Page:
HomeMadeModern shows us how to make a basic kitchen you can set up anywhere. Its main components are its legs, which is actually a foldable and adjustable sawhorse. But the table also has a sink with running water and even a hand sanitizer dispenser.
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This ancient butcher’s knife looks pretty much beyond repair, with thick, pitted rust covering every inch of it. But YouTuber Andre Will Do It lives up to his name, proving that with enough time and elbow grease, even something this worn can be made to look shiny and new.
Adam Savage recently found himself in need of a more versatile workbench lamp. So being the maker that he is, he crafted a snake-like LED light using off-the-shelf parts. Here’s the LED panel, Loc-Line, ball socket, flare nozzle, armature wire, and power supply he used.
Adafruit shows us how to make an electronic and portable dice roller. It uses a small motor to spin a small platform, which in turn rolls the dice. As others have pointed out, it would be better if you make the platform uneven to shake the dice even more. Full guide here.
Bay Area maker Joshua Tulberg is imagining you on the high seas with his kit for a 6′ long electric mini boat. Picture yourself building it with ease, thanks to marine-grade plywood and cable-tie and epoxy construction. Then imagine being the most popular fellow at the flotilla.
Bobby Duke headed down to his local Target store and picked up a few rolls of aluminum foil. He then demonstrated how even the simplest household items can be turned into art. We’re not too sure about the design aesthetic, but it’s still a cool idea that anyone can try.
Voltera’s machine lets you print two layer circuit boards right on your desktop. Its plotter lays down layers of silver-based conductive ink, making circuit prototyping and experimentation crazy simple. it can even prep, heat, and reflow solder for surface-mounted components.
Jackman Works shows us how he transforms old cargo pallets into sweet drink coasters by sanding, stacking, cutting, and laminating strips of their varied wooden slats into grid patterns. Show your appreciation for his craftsmanship, and buy a set of the coasters here.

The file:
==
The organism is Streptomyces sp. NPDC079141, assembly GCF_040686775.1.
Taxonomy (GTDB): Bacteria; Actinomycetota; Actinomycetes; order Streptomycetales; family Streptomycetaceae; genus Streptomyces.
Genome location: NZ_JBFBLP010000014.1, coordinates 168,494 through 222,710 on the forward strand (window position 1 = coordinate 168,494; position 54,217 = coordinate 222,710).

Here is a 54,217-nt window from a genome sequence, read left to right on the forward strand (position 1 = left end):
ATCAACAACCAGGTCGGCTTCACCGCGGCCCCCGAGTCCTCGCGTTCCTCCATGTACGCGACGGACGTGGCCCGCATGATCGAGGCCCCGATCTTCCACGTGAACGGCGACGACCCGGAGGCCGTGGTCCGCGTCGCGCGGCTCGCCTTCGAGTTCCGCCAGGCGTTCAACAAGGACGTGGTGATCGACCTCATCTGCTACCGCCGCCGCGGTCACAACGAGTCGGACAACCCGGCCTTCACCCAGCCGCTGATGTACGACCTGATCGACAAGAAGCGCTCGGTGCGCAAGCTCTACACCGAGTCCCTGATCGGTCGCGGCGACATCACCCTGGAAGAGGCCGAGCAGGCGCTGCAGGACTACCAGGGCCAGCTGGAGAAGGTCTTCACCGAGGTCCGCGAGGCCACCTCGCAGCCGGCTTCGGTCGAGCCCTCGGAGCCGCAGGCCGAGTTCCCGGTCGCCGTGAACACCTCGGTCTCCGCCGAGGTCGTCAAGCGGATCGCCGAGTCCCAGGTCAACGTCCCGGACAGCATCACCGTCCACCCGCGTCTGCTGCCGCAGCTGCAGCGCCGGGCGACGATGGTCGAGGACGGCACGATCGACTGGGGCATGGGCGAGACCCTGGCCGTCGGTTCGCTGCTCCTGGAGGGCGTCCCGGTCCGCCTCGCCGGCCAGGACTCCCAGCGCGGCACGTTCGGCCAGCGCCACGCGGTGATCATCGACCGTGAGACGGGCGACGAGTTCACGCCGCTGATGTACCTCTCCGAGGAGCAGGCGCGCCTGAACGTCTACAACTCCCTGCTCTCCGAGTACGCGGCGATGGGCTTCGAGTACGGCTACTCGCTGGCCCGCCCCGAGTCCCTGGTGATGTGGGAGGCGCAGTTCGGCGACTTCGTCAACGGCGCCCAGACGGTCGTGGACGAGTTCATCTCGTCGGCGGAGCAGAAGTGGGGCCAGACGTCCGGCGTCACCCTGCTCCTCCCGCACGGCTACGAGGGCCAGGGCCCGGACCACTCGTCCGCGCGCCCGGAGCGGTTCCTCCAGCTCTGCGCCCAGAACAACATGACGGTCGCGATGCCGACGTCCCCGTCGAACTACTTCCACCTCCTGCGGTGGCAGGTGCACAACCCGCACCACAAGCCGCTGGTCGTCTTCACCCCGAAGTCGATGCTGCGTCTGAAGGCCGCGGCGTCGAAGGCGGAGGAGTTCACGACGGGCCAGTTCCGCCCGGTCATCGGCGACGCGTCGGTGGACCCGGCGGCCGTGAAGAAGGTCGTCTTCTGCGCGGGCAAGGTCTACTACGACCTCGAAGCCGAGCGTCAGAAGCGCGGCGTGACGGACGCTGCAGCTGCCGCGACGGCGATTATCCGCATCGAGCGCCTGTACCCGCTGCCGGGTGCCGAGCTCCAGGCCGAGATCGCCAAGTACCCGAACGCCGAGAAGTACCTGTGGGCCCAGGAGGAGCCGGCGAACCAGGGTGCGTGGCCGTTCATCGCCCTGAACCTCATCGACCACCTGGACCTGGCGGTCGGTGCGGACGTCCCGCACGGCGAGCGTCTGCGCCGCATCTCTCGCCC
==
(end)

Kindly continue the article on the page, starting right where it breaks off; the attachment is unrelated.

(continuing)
Primitive Technology wanted to have a work space for large projects. So he built an A-frame hut – a roof built into the ground – complete with a tool shelf and a cot. But first he had to make the tools. And before that, gather materials. Laziness was fatal back in the day.
This wouldn’t be the first time we saw a machine gun that fires rubber bands, but this time out, we’ve got The Q showing us step-by-step how he built his from cardboard, wood, string, hot glue, and popsicle sticks. If you’d rather not DIY, you can buy a wood one here.
My Self Reliance is an avid outdoorsman and loves doing what he calls “real life Minecraft.” Watch him spend around six months splitting wood and building a cabin all by his lonesome and using only hand tools. We’re both envious and tired after watching his time-lapse.
Kiwamijapan loves to make DIY weapons and tools. But this one takes the cake. He took katsuobushi – dried and preserved tuna (aka bonito) – which is literally hard as a rock, and turned it into a knife. Get ready for a whole lot of soothing sharpening and filing sounds.
Artist and goofball Bobby Duke laminates together a few hunk of bass wood and carves them into the shape of a mug. But his craft project doesn’t end there, as he eventually transforms his creation into an awesome sculpture with the help of some colored pencils.